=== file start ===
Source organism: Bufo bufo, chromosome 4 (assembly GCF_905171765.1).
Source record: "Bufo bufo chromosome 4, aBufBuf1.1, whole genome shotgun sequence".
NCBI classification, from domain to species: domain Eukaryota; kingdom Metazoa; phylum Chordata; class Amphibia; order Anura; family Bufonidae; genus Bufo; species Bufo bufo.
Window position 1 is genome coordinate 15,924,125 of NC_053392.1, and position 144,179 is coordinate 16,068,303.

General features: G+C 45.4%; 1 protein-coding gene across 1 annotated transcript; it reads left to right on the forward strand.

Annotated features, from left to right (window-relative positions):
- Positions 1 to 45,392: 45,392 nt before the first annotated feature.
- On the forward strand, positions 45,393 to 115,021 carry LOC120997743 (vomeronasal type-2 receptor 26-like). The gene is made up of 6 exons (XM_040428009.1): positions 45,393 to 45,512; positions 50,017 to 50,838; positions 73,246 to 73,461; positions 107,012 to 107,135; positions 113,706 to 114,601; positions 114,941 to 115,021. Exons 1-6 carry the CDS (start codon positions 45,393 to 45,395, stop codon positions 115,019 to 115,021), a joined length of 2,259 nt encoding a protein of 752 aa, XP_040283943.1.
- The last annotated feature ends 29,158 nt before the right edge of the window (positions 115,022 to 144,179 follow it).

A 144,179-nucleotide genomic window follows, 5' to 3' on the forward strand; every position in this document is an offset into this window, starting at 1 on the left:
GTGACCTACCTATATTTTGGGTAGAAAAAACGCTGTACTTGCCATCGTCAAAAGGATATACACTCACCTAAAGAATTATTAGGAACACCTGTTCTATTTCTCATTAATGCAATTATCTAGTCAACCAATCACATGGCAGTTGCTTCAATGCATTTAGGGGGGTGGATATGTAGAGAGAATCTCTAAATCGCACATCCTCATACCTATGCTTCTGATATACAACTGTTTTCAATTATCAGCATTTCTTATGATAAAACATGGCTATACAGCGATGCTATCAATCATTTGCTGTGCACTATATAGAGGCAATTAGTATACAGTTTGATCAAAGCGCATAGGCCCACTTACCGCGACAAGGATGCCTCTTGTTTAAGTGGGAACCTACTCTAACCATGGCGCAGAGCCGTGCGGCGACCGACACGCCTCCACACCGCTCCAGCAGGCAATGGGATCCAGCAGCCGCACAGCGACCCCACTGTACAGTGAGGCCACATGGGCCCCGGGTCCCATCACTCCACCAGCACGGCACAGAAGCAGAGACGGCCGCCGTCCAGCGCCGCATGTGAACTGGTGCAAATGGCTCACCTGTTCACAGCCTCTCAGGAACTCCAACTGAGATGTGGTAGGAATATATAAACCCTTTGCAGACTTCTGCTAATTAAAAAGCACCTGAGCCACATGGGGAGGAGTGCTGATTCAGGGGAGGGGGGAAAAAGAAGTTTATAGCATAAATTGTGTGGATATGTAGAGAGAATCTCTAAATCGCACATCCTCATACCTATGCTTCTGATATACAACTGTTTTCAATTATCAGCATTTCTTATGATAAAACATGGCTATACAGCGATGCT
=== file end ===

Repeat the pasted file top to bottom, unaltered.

Source organism: Bufo bufo, chromosome 4 (assembly GCF_905171765.1).
Source record: "Bufo bufo chromosome 4, aBufBuf1.1, whole genome shotgun sequence".
NCBI classification, from domain to species: domain Eukaryota; kingdom Metazoa; phylum Chordata; class Amphibia; order Anura; family Bufonidae; genus Bufo; species Bufo bufo.
Window position 1 is genome coordinate 15,924,125 of NC_053392.1, and position 144,179 is coordinate 16,068,303.

General features: G+C 45.4%; 1 protein-coding gene across 1 annotated transcript; it reads left to right on the forward strand.

Annotated features, from left to right (window-relative positions):
- Positions 1 to 45,392: 45,392 nt before the first annotated feature.
- On the forward strand, positions 45,393 to 115,021 carry LOC120997743 (vomeronasal type-2 receptor 26-like). The gene is made up of 6 exons (XM_040428009.1): positions 45,393 to 45,512; positions 50,017 to 50,838; positions 73,246 to 73,461; positions 107,012 to 107,135; positions 113,706 to 114,601; positions 114,941 to 115,021. Exons 1-6 carry the CDS (start codon positions 45,393 to 45,395, stop codon positions 115,019 to 115,021), a joined length of 2,259 nt encoding a protein of 752 aa, XP_040283943.1.
- The last annotated feature ends 29,158 nt before the right edge of the window (positions 115,022 to 144,179 follow it).

A 144,179-nucleotide genomic window follows, 5' to 3' on the forward strand; every position in this document is an offset into this window, starting at 1 on the left:
GTGACCTACCTATATTTTGGGTAGAAAAAACGCTGTACTTGCCATCGTCAAAAGGATATACACTCACCTAAAGAATTATTAGGAACACCTGTTCTATTTCTCATTAATGCAATTATCTAGTCAACCAATCACATGGCAGTTGCTTCAATGCATTTAGGGGGGTGGATATGTAGAGAGAATCTCTAAATCGCACATCCTCATACCTATGCTTCTGATATACAACTGTTTTCAATTATCAGCATTTCTTATGATAAAACATGGCTATACAGCGATGCTATCAATCATTTGCTGTGCACTATATAGAGGCAATTAGTATACAGTTTGATCAAAGCGCATAGGCCCACTTACCGCGACAAGGATGCCTCTTGTTTAAGTGGGAACCTACTCTAACCATGGCGCAGAGCCGTGCGGCGACCGACACGCCTCCACACCGCTCCAGCAGGCAATGGGATCCAGCAGCCGCACAGCGACCCCACTGTACAGTGAGGCCACATGGGCCCCGGGTCCCATCACTCCACCAGCACGGCACAGAAGCAGAGACGGCCGCCGTCCAGCGCCGCATGTGAACTGGTGCAAATGGCTCACCTGTTCACAGCCTCTCAGGAACTCCAACTGAGATGTGGTAGGAATATATAAACCCTTTGCAGACTTCTGCTAATTAAAAAGCACCTGAGCCACATGGGGAGGAGTGCTGATTCAGGGGAGGGGGGAAAAAGAAGTTTATAGCATAAATTGTGTGGATATGTAGAGAGAATCTCTAAATCGCACATCCTCATACCTATGCTTCTGATATACAACTGTTTTCAATTATCAGCATTTCTTATGATAAAACATGGCTATACAGCGATGCT